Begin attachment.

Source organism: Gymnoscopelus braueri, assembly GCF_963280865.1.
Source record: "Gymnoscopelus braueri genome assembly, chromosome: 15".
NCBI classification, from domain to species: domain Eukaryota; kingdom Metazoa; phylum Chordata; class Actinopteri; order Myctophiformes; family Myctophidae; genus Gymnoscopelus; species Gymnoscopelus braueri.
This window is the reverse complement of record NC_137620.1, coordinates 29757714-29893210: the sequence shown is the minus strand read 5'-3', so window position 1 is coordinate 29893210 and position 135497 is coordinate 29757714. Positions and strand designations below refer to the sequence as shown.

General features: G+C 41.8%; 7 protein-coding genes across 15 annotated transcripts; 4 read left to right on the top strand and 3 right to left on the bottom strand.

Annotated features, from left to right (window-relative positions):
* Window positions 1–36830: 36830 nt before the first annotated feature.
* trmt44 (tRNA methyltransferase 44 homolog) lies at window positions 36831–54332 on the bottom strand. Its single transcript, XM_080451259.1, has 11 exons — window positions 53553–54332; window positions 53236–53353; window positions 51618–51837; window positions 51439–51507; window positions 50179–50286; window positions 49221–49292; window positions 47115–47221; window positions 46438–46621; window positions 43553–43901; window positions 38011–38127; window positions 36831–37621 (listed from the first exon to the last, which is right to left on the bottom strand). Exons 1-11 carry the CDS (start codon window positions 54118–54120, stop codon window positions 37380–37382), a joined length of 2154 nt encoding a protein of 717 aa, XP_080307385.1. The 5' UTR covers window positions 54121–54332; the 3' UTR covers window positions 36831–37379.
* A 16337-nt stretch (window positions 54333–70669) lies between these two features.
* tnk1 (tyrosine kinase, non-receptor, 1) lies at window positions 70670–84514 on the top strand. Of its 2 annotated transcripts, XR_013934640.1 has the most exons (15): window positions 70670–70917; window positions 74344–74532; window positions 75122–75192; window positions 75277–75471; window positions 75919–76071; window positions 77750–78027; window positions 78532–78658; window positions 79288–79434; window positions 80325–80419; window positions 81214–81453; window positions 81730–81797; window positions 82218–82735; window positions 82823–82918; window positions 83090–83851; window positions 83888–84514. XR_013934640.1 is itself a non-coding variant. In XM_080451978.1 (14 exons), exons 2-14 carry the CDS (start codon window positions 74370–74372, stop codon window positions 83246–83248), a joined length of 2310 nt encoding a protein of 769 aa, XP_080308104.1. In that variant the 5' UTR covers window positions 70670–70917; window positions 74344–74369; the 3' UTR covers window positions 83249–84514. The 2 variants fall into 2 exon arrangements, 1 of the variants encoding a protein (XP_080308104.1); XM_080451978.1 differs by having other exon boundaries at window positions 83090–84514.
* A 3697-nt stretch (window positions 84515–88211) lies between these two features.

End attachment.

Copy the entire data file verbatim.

Source organism: Gymnoscopelus braueri, assembly GCF_963280865.1.
Source record: "Gymnoscopelus braueri genome assembly, chromosome: 15".
NCBI classification, from domain to species: domain Eukaryota; kingdom Metazoa; phylum Chordata; class Actinopteri; order Myctophiformes; family Myctophidae; genus Gymnoscopelus; species Gymnoscopelus braueri.
This window is the reverse complement of record NC_137620.1, coordinates 29757714-29893210: the sequence shown is the minus strand read 5'-3', so window position 1 is coordinate 29893210 and position 135497 is coordinate 29757714. Positions and strand designations below refer to the sequence as shown.

General features: G+C 41.8%; 7 protein-coding genes across 15 annotated transcripts; 4 read left to right on the top strand and 3 right to left on the bottom strand.

Annotated features, from left to right (window-relative positions):
* Window positions 1–36830: 36830 nt before the first annotated feature.
* trmt44 (tRNA methyltransferase 44 homolog) lies at window positions 36831–54332 on the bottom strand. Its single transcript, XM_080451259.1, has 11 exons — window positions 53553–54332; window positions 53236–53353; window positions 51618–51837; window positions 51439–51507; window positions 50179–50286; window positions 49221–49292; window positions 47115–47221; window positions 46438–46621; window positions 43553–43901; window positions 38011–38127; window positions 36831–37621 (listed from the first exon to the last, which is right to left on the bottom strand). Exons 1-11 carry the CDS (start codon window positions 54118–54120, stop codon window positions 37380–37382), a joined length of 2154 nt encoding a protein of 717 aa, XP_080307385.1. The 5' UTR covers window positions 54121–54332; the 3' UTR covers window positions 36831–37379.
* A 16337-nt stretch (window positions 54333–70669) lies between these two features.
* tnk1 (tyrosine kinase, non-receptor, 1) lies at window positions 70670–84514 on the top strand. Of its 2 annotated transcripts, XR_013934640.1 has the most exons (15): window positions 70670–70917; window positions 74344–74532; window positions 75122–75192; window positions 75277–75471; window positions 75919–76071; window positions 77750–78027; window positions 78532–78658; window positions 79288–79434; window positions 80325–80419; window positions 81214–81453; window positions 81730–81797; window positions 82218–82735; window positions 82823–82918; window positions 83090–83851; window positions 83888–84514. XR_013934640.1 is itself a non-coding variant. In XM_080451978.1 (14 exons), exons 2-14 carry the CDS (start codon window positions 74370–74372, stop codon window positions 83246–83248), a joined length of 2310 nt encoding a protein of 769 aa, XP_080308104.1. In that variant the 5' UTR covers window positions 70670–70917; window positions 74344–74369; the 3' UTR covers window positions 83249–84514. The 2 variants fall into 2 exon arrangements, 1 of the variants encoding a protein (XP_080308104.1); XM_080451978.1 differs by having other exon boundaries at window positions 83090–84514.
* A 3697-nt stretch (window positions 84515–88211) lies between these two features.